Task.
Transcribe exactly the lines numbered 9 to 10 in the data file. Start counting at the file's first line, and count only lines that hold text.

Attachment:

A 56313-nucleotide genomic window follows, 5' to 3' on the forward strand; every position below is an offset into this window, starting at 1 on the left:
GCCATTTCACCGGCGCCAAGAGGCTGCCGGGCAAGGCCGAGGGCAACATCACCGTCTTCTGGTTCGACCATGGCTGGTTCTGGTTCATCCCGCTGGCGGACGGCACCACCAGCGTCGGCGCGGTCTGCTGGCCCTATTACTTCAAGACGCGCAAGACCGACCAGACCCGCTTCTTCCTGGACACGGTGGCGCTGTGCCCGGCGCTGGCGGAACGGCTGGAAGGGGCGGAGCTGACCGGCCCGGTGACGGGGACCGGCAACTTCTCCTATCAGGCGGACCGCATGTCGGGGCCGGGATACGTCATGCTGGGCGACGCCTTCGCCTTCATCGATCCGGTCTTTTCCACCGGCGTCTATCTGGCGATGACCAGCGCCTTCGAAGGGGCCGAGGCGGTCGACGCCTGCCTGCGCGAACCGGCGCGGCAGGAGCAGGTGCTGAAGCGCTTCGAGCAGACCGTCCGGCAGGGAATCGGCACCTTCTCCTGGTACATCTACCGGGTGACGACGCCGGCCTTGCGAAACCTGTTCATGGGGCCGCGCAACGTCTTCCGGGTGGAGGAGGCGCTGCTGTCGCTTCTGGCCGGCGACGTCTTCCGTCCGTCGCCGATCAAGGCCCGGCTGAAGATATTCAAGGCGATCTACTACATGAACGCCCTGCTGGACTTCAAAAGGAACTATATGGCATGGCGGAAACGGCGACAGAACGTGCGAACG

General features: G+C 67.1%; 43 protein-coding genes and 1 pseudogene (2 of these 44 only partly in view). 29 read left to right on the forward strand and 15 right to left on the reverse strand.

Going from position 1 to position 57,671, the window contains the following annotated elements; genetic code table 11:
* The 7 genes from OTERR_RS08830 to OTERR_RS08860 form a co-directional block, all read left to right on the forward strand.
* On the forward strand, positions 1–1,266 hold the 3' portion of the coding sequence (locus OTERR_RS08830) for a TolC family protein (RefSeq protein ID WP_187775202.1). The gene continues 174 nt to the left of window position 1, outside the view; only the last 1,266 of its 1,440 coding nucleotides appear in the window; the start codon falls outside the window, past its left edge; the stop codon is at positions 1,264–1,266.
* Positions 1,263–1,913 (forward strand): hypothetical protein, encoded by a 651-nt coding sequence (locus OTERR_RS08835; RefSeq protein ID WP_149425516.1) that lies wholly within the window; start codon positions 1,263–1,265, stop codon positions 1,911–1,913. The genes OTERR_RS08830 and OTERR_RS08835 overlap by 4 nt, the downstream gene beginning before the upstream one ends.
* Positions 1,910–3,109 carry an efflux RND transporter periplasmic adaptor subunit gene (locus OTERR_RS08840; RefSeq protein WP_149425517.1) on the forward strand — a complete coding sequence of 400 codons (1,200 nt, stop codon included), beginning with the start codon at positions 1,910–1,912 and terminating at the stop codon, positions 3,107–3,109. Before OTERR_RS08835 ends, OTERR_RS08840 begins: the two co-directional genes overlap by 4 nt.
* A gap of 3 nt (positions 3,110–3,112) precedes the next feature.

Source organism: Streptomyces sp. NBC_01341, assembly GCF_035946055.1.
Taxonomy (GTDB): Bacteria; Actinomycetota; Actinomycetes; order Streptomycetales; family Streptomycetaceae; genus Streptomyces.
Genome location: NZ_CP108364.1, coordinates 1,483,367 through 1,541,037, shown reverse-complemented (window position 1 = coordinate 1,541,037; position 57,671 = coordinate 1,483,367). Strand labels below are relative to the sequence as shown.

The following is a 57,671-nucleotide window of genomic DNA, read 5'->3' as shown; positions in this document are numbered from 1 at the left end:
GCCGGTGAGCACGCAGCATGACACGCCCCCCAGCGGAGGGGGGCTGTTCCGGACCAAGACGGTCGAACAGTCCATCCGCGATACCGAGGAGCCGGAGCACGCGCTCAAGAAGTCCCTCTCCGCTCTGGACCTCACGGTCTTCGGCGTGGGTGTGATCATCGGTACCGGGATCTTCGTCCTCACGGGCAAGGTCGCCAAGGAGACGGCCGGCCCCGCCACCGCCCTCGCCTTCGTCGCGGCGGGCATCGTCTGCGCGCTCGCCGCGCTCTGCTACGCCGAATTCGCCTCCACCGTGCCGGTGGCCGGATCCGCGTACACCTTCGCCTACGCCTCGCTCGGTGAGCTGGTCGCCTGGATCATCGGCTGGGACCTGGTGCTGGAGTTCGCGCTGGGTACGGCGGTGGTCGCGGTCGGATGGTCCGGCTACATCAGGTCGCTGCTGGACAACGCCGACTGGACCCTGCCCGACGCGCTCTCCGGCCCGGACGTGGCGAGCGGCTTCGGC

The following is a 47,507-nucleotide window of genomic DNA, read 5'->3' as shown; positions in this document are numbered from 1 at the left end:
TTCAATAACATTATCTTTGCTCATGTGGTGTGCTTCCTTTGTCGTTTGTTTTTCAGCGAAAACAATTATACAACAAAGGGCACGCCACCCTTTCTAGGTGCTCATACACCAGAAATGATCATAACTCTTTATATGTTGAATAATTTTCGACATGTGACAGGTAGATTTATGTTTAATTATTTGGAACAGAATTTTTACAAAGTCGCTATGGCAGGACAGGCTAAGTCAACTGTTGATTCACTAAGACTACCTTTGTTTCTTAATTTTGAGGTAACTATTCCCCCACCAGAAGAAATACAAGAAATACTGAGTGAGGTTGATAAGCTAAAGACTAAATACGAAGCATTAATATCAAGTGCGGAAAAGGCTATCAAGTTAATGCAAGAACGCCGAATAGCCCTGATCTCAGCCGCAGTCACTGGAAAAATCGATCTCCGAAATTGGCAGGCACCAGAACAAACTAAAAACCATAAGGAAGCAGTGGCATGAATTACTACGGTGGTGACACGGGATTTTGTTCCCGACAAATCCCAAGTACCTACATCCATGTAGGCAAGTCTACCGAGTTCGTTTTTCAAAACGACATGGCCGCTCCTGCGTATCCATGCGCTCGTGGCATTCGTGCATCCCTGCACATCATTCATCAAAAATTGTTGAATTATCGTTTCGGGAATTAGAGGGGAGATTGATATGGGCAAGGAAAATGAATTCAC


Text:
* A gap of 3 nt (positions 3,110–3,112) precedes the next feature.

Source organism: Streptomyces sp. NBC_01341, assembly GCF_035946055.1.